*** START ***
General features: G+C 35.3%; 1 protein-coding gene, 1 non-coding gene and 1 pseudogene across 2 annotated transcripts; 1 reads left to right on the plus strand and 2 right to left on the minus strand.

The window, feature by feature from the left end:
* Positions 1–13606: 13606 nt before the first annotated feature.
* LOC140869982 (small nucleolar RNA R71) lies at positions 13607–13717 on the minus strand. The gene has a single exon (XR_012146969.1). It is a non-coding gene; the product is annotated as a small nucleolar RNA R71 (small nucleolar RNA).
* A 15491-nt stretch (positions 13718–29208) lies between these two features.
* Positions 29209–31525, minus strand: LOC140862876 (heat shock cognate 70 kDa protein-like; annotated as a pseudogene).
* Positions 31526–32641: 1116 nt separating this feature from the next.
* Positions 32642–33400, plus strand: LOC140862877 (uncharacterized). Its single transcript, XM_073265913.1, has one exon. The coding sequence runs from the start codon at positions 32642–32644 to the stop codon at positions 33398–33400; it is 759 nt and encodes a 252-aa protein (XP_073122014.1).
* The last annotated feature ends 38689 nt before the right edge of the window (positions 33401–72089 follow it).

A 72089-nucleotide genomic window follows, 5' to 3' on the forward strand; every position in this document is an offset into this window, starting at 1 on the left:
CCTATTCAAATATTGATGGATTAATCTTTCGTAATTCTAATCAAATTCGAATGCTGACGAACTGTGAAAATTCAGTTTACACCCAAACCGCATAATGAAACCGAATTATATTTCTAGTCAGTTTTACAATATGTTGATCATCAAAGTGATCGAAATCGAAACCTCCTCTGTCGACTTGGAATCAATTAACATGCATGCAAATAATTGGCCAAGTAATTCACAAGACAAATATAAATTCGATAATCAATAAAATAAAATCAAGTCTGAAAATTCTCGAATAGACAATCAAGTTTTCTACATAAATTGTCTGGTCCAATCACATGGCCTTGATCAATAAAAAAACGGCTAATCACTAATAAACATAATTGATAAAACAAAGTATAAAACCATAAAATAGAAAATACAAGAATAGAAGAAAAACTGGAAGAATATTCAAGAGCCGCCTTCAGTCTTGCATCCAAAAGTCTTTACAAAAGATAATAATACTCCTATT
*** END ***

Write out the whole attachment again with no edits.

General features: G+C 35.3%; 1 protein-coding gene, 1 non-coding gene and 1 pseudogene across 2 annotated transcripts; 1 reads left to right on the plus strand and 2 right to left on the minus strand.

The window, feature by feature from the left end:
* Positions 1–13606: 13606 nt before the first annotated feature.
* LOC140869982 (small nucleolar RNA R71) lies at positions 13607–13717 on the minus strand. The gene has a single exon (XR_012146969.1). It is a non-coding gene; the product is annotated as a small nucleolar RNA R71 (small nucleolar RNA).
* A 15491-nt stretch (positions 13718–29208) lies between these two features.
* Positions 29209–31525, minus strand: LOC140862876 (heat shock cognate 70 kDa protein-like; annotated as a pseudogene).
* Positions 31526–32641: 1116 nt separating this feature from the next.
* Positions 32642–33400, plus strand: LOC140862877 (uncharacterized). Its single transcript, XM_073265913.1, has one exon. The coding sequence runs from the start codon at positions 32642–32644 to the stop codon at positions 33398–33400; it is 759 nt and encodes a 252-aa protein (XP_073122014.1).
* The last annotated feature ends 38689 nt before the right edge of the window (positions 33401–72089 follow it).

A 72089-nucleotide genomic window follows, 5' to 3' on the forward strand; every position in this document is an offset into this window, starting at 1 on the left:
CCTATTCAAATATTGATGGATTAATCTTTCGTAATTCTAATCAAATTCGAATGCTGACGAACTGTGAAAATTCAGTTTACACCCAAACCGCATAATGAAACCGAATTATATTTCTAGTCAGTTTTACAATATGTTGATCATCAAAGTGATCGAAATCGAAACCTCCTCTGTCGACTTGGAATCAATTAACATGCATGCAAATAATTGGCCAAGTAATTCACAAGACAAATATAAATTCGATAATCAATAAAATAAAATCAAGTCTGAAAATTCTCGAATAGACAATCAAGTTTTCTACATAAATTGTCTGGTCCAATCACATGGCCTTGATCAATAAAAAAACGGCTAATCACTAATAAACATAATTGATAAAACAAAGTATAAAACCATAAAATAGAAAATACAAGAATAGAAGAAAAACTGGAAGAATATTCAAGAGCCGCCTTCAGTCTTGCATCCAAAAGTCTTTACAAAAGATAATAATACTCCTATT